Throughout human history, dreams have been the subject of science and pseudoscience alike. In today’s crazy online world where you can’t always believe your eyes, we hope you’ll sleep better knowing that the following facts are the real deal.

1. Dream logic is neurologically logical

Your brain’s activity looks very different when you’re asleep, which sheds some light on the nature of dreams. For starters, your primary visual cortex is out of commission during sleep (because your eyes are closed), but your secondary visual cortex (which normally interprets outside visual stimuli) is still going at it, trying to make sense of the images the rest of your brain is conjuring up.

Your limbic system (hippocampus and fornix––the wormy tangle all up in the middle of your brain) is the primary control center for your emotions, and it becomes especially active during your dreams. This explains why dreams are so emotionally charged, and often deal with feelings of imminent danger. Meanwhile, the dorsolateral prefrontal cortex, which controls logic and rationality, is practically dormant, which explains why you can dream yourself marrying Hugh Griffith in an cosmonaut suit and be like, “Can we have the guests throw sand instead of Cracker Jacks, Hughie? Birds tend to choke on the prizes.”

2. You also dream during “non-REM” sleep

By now everyone knows that we categorize human sleep in five stages: some deep stages with boring number-names, and REM, famously responsible for dream time. Au contraire! More recent research indicates that dreaming also occurs during non-REM sleep (slyly abbreviated as NREM). REM sleep is the stage closest to waking, though, so you’re more likely to remember REM dreams than those in NREM.

Since each sleep stage represents different brain activity, different stages will result in different types of dreams. During REM sleep, for instance, people typically report interacting with two to three characters outside of themselves––usually people they know in waking life––while NREM may host more characters, more of whom are strangers. At the same time, the dreamer more often initiates socially aggressive interactions in REM sleep, while NREM hosts friendlier social initiations. Makes it hard not to read a “don’t you dare wake me up” subtext into those REM dreams... 

3. Pain Can Show Up in Dreams

While it’s never been proven that dreams themselves can produce pain, a few studies have suggested that real-world pain can incorporate into dreams. In one study, a lab-induced “pins and needles” sensation manifested as a problematic shoe-fitting in the subject’s dream, while more intense pain (like that experienced by healing burn victims in a 2002 study) can produce nightmares wherein the dreamer tries to escape the source of their pain, literally and metaphorically. In short, pain transcends the barrier between waking and dreaming life, and shows up in our dreams relatively untransformed.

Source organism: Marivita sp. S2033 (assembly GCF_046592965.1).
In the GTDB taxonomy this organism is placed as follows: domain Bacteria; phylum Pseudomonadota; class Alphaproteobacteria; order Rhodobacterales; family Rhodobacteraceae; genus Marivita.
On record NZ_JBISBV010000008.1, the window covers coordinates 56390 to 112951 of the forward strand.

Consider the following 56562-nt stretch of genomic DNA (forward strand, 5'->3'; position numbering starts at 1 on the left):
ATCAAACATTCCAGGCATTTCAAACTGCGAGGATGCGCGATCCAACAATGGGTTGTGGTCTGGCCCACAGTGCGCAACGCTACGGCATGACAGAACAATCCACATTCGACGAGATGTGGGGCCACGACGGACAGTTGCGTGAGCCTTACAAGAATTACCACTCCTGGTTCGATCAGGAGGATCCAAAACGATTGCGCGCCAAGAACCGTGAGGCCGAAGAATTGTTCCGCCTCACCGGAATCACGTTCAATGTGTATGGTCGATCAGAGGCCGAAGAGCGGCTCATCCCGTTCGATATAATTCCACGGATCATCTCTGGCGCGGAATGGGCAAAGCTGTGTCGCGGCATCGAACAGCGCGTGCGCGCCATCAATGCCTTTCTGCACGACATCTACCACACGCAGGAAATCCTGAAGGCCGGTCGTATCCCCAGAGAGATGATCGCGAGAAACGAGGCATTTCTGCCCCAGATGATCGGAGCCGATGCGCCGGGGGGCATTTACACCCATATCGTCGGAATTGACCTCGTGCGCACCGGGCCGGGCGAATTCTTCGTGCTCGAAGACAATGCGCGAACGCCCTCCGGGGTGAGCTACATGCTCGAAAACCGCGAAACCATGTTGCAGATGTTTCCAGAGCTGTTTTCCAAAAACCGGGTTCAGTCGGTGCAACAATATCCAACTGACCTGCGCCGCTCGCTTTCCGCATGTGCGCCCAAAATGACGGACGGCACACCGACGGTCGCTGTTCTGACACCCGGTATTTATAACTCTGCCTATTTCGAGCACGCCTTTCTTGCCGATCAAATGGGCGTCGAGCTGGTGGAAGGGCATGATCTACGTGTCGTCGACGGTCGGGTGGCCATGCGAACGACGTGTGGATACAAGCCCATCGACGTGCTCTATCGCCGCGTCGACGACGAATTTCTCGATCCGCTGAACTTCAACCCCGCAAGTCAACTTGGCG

4. Dreams Help You Learn

You’ve heard the term “Let me sleep on it,” from Meat Loaf and others, and it’s a good idea, scientifically speaking. That’s because your brain can teach itself while you sleep, thanks to a process Harvard neuroscience professor Robert Stickgold calls off-line memory reprocessing.

In his series of experiments, Stickgold had subjects perform simple tasks like recognizing words or hitting a digital target, and compared their progress with their sleep patterns. The logic is this: Any time you make a memory, that new information has to transfer between several different parts of your brain in order to stick around for awhile, and those same patterns correspond with the patterns of brain activity during sleep. Sure enough, subjects who slept on their lessons showed greater improvement. In his Tetris experiment, Stickgold’s subjects even reported dreaming about Tetris as the learning period went on, indicating a connection between the need to improve, dreams, and post-dream improvement.

5. Dreams do Affect Your Mood

You probably already knew this: The tone of a dream can set the tone of the following morning, for better or worse. But there’s more to it than that. “Daytime mood and social interactions” have been found to correlate with dream details––although universal patterns across dreams are almost impossible to quantify reliably. Details as seemingly arbitrary as the number of characters the dreamer encounters may have more to do with the person’s actual sleep patterns than actual dream content (see bullet #2). But as in Stickgold’s memory experiments, dreaming about stuff that’s bothering you can help the brain process during sleep what you might not be thrilled to process during the day (see bullet #5). In short: Dream on, little dreamer. It’s good for ya.